As for the poor souls stuck at the dome or on the interstate, for many of them who are handicapped, have little ones, or are sick, they need all the help conceivable. I will be writing checks for that type of help and I hope everyone who can does.

  9. Mark Whittington

    I just returned from Pennsylvania last night and the people there were horrified, not only by catastrophic consequences of Katrina, but also by Haley Barbour’s (former RNC chairman and current Governor of Mississippi) response with a police action, when it was obvious that the situation requires a massive federal humanitarian intervention. Just as always, another Southern right-wing politician was making threats against the black population, and the people in Pennsylvania knew it. His two-bit, fundamentalist sounding demagoguery really disgusted them: you should have seen their faces. I was ashamed to have been from the South after witnessing this episode.

    Today, Bush was back-slapping Haley for doing such a good job only hours after proclaiming that the federal relief response was “not acceptable”. Bush used Trent Lott’s home loss as an example of how Mississippi would be rebuilt. I guarantee you, when it is all said and done, that the black people in the coastal lands of Mississippi will be forced out of their land so that Bush, Haley, Trent, and people of their ilk can build some casinos and upper-end condos in the coastal areas.

    Bush would have done as little as possible, but early this morning reporters on CNN and MSNBC were so revolted by the administration’s lack of action in Louisiana, that they started bashing him (deservingly so) big time. This bit of unscripted commentary was the most refreshing bit of truth that I’ve heard from the corporate media in years: it was short lived though. By noon, the corporate media was rebuilding Bush as the hero by him even bothering to show up. They kept showing the National Guard trucks pulling up to the Superdome and with the soldiers entering the facility. They kept a close-up on the helicopters to give the impression that a massive relief effort was underway, when in reality there were only five or six helicopters at the airport. The co-commentator on CNN, a supposed native of New Orleans and obvious Republican operative, kept assuaging and mitigating the genuine sentiments of the primary anchor as they viewed a fly over of the disaster in New Orleans. Bush has been out doing a lot of photo ops today-he’ll be the reluctant hero by 6:00PM.

    Misplaced priorities:

    Current amount of money spent on the war in Iraq=191.7billion

    Current amount of money spent for hurricane victims=10.5 billion

    I’ll pull a Mike C style link trick here. There is something very wrong, and here is some commentary that many people reading this blog will never see otherwise (excluding the first one):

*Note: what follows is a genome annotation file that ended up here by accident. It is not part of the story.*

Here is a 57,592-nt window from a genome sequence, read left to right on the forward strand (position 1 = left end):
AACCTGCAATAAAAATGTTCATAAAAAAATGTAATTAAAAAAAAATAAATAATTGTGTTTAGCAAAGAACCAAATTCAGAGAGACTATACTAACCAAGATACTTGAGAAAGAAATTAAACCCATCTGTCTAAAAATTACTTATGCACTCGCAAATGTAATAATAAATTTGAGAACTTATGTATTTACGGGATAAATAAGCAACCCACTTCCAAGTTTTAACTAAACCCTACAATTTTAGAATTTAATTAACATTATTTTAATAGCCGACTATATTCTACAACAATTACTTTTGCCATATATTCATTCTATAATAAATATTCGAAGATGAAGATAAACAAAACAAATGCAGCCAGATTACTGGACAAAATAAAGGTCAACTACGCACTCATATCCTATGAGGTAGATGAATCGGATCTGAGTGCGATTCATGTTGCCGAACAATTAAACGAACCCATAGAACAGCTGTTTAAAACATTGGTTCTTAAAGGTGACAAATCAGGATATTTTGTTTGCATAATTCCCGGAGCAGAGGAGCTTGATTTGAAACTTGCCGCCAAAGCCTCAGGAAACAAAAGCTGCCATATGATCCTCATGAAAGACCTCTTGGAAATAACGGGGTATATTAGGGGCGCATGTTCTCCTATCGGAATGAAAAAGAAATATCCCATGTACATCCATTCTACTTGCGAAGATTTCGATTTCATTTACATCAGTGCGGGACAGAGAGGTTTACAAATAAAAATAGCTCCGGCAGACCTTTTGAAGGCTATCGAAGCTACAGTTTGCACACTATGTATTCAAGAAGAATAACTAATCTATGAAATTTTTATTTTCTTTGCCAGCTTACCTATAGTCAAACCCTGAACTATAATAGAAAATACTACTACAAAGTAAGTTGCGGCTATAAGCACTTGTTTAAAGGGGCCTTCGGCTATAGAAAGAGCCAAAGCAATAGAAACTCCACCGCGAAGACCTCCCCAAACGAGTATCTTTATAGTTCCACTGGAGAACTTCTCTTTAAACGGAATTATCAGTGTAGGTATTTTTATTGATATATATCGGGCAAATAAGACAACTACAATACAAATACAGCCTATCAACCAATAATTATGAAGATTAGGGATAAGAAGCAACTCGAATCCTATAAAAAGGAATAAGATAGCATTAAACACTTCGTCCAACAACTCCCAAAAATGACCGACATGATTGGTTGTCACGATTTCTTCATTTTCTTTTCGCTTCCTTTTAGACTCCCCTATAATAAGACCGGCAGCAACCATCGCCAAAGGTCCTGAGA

Transcript of radio interview with New Orleans’ Nagin”

    A Can’t-Do Government by Paul Krugman

    Katrina Compounded by Matthew Rothschild

    Two Americas: Sink or Swim by Laura Flanders

    In America by Joy-Ann Reid

    Ending the Impunity of the Bush White House by Norman Solomon

    Bush Strafes New Orleans, Where’s Huey Long? by Greg Palast

    Nasty, Brutish — Society’s Net Snaps by Doug Saunders

  10. Mike C

    I heard a tape of Mayor Nagin’s morning press conference and it did not sound like a Rudy moment. New Orleans is a failed city, with entrenched poverty, endemic corruption, and little industry that’s not tourist-related.
    Folks had high hopes for Nagin — he was a political newcomer who’d been a business executive. The second paragraph of this post rings true and is only a little harsher than what this Times-Picayune political columnist has to say. I’d read elsewhere that a former chief had cleaned up the police department in the early 1990s, but the force started to deteriorate after he left. It’s good news that they’ve recently stopped hiring convicted felons, no?
    Other answers as follows:
    Where is the LA National Guard?
    Did the police loot ?
    Who is doing the giving?
    Gotta love Sri Lanka, no?

  11. Mike C

    Mark –
    Nice links! Yes! BDS (Bush Derangement Syndrome) exists and is sighted yet again!
    And I knew that if I were patient, the Reverend Jesse Jackson would come through, and he did!

    Racism is partly to blame for the deadly aftermath of Hurricane Katrina, the Rev. Jesse Jackson said, calling President Bush’s response to the disaster “incompetent.”

    Finally, the contrast in news coverage is interesting; CNN seems a little shrill.